Clair Mellenthin, LCSW, RPT-S • 12/27/2016 • 4 Comments
In Play Therapy with older children (tweens) and teens, one of the important tenets is helping the child to establish a sense of self — Who am I? Who do I want to become? What are the innate things about me that are loveable and of value?
Too often, girls especially are targeted at a young age through media and savvy marketing to believe that “I am not enough,” “my body is not good enough, skinny enough, pretty enough.” This crushes a young girl’s self-esteem and confidence, placing them in even a more vulnerable, emotionally charged way of existing.
A powerful art-based play therapy intervention called the Inside/Outside Box is focused on helping identify how a child sees themselves, as well as how they think other's perceive them. In this activity, the making of a collage is used as a powerful, symbolic representation of the self.
The child can choose (or can bring into session) a shoe box with a lid. Instruct the client to cut out different words and/or pictures from magazines that represent how he/she believes others view him/her. Glue them into a collage on the outside of the box and lid.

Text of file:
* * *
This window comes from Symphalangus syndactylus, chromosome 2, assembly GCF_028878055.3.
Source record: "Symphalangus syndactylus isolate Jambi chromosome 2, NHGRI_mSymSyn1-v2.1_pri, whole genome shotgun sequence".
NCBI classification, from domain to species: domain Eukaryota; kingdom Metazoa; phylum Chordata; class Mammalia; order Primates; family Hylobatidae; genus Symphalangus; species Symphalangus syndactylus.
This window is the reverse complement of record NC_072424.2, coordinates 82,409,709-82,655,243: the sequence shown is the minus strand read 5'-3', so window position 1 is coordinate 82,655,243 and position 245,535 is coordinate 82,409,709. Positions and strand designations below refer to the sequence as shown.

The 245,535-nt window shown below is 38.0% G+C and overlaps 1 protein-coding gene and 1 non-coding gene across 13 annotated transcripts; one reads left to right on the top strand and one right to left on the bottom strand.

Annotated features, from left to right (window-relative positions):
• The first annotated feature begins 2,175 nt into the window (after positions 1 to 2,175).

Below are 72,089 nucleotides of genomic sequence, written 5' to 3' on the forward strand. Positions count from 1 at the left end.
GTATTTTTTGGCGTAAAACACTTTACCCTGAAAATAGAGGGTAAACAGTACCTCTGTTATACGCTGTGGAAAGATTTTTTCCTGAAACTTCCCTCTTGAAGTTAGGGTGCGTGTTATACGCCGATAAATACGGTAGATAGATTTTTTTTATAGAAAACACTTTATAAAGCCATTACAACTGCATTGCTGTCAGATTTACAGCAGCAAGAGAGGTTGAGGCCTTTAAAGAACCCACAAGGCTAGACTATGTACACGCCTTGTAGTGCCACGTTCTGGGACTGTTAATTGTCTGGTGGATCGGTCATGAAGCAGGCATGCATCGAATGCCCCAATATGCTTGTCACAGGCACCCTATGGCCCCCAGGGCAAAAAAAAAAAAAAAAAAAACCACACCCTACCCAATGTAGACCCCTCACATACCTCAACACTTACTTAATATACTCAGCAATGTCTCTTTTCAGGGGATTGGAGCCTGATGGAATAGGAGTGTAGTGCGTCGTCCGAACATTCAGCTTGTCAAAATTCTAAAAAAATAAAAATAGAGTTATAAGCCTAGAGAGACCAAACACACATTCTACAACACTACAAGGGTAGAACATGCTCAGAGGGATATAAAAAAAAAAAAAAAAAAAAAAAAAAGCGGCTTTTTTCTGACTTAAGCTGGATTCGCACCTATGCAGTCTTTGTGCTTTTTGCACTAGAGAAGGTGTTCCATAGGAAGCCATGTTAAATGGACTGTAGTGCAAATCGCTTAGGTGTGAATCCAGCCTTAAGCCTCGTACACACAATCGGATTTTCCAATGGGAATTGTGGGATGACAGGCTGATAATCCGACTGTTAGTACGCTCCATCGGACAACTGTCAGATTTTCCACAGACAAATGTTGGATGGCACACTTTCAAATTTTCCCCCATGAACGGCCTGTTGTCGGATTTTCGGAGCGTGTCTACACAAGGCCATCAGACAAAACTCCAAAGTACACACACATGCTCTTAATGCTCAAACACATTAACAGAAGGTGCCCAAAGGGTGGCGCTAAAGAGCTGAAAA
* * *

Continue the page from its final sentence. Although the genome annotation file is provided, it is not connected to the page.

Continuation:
Explore how other’s perceptions may or may not be true, what the client thinks about and feels while looking at their “outside box”.
On the inside of the box, have the child repeat the process using different magazine pictures and/or words. However, on the inside of the box focus on how the child sees his/her true self and identity.
Ask the client to share what each symbol or word is, along with its personal symbolic meaning. Process any thoughts and feelings that may surface.
Note, this may take several sessions to complete, and you may want to assign this intervention as “homework” for older children and teen clients.
The Inside/Outside Box is a wonderful tool that elicits powerful emotions and helps the tween and/or teen begin to see their whole self, creating a launching pad for blossoming self-esteem and self-worth.
Learn more strategies to help children express emotions with the new workbook, My Many Colors of Me, by Clair Mellenthin, LCSW, RPT-S.